Published as the City Journal column in July’s Memphis magazine:
Years ago, after listening to the latest idea for revitalizing downtown, former Beale Street developer John Elkington facetiously said Memphis is always chasing the latest trend, but “usually, it’s 10 years after everyone else.”
Back then, his comment was met with knowing laughter, but maybe, just maybe, Memphis is closing the gap.
ServiceMaster is the latest in a national trend in recent years of Fortune 1000 companies leaving their suburban headquarters to relocate downtown, but it is the first of its kind in Memphis. In Chicago alone, AT&T, Motorola, Sara Lee, Walgreens, United Airlines, and Archer Daniels Midland have moved. In Seattle, Expedia is spending $229 million to adapt existing buildings for its new downtown waterfront headquarters.
The locations for corporate headquarters used to be decided by where the CEO wanted to live, but more and more, these decisions are being guided by where the most desirable workers want to live — college-educated 25- to 34-year-olds. Research shows that jobs follow people; the most mobile, coveted workers are younger ones, and today they want to live in an urban environment.
Connecting The Dots
In other words, companies are simply following the talent, because these 25- to 34-year-olds have a strong preference for living within three miles of the central business district. In fact, 51 percent have this preference, compared to just 12 percent in 1990. ServiceMaster, like other companies that need to attract younger workers, is placing bets that a Downtown headquarters will be a magnet for them.
This trend in urban living is paying big dividends in other cities, and there is anecdotal evidence that Memphis is catching up. Then again, when compared to other cities, the percentage of college-educated 25- to 34-year-olds is diminished by the fact that a three-mile circle around downtown Memphis takes in thousands of acres of Arkansas fields.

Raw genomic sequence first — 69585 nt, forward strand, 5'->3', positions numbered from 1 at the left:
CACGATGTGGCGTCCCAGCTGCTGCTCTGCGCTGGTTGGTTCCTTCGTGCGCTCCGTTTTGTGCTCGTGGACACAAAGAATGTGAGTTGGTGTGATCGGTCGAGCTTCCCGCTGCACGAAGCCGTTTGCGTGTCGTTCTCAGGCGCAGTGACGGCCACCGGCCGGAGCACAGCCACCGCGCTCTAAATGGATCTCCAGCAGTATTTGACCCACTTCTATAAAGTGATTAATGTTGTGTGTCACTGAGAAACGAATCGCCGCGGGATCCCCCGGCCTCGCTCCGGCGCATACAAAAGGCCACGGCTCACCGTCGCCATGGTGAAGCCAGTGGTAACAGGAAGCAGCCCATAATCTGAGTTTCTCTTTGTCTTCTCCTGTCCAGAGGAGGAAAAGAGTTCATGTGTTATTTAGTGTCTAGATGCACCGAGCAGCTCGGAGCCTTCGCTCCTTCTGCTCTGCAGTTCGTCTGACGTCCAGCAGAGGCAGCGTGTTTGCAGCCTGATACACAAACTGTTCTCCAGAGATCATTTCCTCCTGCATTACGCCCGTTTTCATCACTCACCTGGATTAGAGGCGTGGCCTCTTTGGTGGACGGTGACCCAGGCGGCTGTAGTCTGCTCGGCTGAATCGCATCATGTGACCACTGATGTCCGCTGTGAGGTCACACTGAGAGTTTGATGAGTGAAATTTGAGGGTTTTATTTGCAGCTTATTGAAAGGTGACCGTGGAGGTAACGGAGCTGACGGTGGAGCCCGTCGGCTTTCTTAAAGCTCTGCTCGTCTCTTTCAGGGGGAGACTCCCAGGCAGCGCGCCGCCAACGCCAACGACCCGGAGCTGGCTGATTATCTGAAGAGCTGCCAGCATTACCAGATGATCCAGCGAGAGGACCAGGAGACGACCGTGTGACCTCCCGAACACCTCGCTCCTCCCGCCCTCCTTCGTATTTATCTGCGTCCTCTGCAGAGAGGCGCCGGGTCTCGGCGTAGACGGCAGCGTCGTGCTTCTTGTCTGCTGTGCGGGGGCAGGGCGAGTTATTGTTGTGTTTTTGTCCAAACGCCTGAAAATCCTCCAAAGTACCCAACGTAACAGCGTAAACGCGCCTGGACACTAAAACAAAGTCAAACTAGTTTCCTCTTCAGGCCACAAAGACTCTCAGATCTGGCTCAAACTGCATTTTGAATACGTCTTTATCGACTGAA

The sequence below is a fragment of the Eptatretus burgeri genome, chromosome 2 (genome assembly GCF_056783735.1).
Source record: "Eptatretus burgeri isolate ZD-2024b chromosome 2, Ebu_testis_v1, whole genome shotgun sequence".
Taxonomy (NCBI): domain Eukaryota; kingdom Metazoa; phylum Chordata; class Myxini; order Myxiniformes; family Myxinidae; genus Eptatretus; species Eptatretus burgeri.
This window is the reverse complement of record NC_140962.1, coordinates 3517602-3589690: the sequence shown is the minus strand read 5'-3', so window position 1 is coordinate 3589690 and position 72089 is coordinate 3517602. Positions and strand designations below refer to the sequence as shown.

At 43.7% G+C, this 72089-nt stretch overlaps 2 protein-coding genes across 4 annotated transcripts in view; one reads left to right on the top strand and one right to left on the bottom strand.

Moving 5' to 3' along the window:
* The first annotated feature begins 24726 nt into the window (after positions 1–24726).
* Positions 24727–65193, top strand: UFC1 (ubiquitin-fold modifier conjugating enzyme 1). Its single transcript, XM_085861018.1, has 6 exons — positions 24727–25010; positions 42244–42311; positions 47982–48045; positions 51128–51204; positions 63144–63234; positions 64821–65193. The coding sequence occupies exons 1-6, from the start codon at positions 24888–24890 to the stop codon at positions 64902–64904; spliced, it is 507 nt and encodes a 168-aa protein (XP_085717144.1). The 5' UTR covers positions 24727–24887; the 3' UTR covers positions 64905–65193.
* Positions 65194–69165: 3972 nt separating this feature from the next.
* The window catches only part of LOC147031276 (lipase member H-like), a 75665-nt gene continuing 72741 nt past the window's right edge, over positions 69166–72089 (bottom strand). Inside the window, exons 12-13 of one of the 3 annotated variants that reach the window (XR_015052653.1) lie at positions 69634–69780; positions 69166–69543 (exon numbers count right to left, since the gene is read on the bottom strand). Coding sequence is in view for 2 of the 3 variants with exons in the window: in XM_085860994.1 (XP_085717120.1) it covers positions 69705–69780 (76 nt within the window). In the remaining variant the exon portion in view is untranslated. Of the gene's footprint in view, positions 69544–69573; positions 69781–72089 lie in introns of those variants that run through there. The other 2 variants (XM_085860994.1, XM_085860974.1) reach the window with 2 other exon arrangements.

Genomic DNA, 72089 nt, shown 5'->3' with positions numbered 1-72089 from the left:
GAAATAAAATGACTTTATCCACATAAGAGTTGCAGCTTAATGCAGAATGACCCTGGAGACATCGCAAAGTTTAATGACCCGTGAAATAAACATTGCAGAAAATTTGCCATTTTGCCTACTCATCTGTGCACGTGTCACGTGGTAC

More than anything, the ServiceMaster announcement moved all the talk about a Downtown renaissance from hyperbole and closer to reality. It is likely that before ServiceMaster opens downtown, the Harahan Bridge’s pedestrian walkway will be completed; the Tennessee Brewery, Chisca Hotel, and Union Station, against all odds, will be transformed, and perhaps even plans for the Pinch Historic District revitalization will be under way.
When ServiceMaster’s 1,200 workers and St. Jude Children’s Research Hospital’s 2,000 new employees come online, Downtown employment will climb 10 percent. Together, they reverse a 15-year trend that dramatically reduced the number of workers downtown as major employers moved eastward.
Plan To Action
And yet, downtown’s cupboard isn’t bare. It is home to the state’s largest creative agency at Archer Malmo; the state’s largest law firm, Baker Donelson; the state’s largest bank, First Tennessee; and downtown’s other Fortune 500 company, AutoZone.
Much of downtown’s momentum has been bicoastal — South Main’s $500 million building boom on the south and Bass Pro Shops’ 3 million visitors on the north — but ServiceMaster is a huge boost for the core, and its announcement that its headquarters will include a technology and startup center is right on message for the emerging creative district plans for the area.
Often, local government and public agencies take a laissez-faire attitude toward downtown’s major investments and marquee projects. The openings are celebrated, but then nothing is done to leverage them by connecting them and the lack of programming fails to deliver the vibrancy that characterize successful downtowns. For example, although there are millions of people visiting the outdoor wonderland at The Pyramid, with no trolleys on the tracks at its doorstep and no marketing plan aimed at them, Bass Pro customers often drive, park, shop, and leave without learning more about what to do downtown.
Today, with so many new assets that downtown did not have only five years ago and with the promise that the next five years will be transformative, the priority should be to activate downtown to such a degree that it turns the corner once and for all, and sends the message that people and companies should get on board now or miss out on the most exciting times in its recent history.
ServiceMaster will be the third largest private employer in downtown, but the importance of its decision extends far beyond the number of jobs. Only a few months ago, there were long odds against the company staying in Memphis, and if it had chosen Atlanta or Dallas, the damage to Memphis’ civic psyche and its national brand would have been devastating.
ServiceMaster has made its decision, and now it’s up to the powers-that-be to decide to deliver the energetic, vibrant, and active downtown that ushers in that new urban era for our city.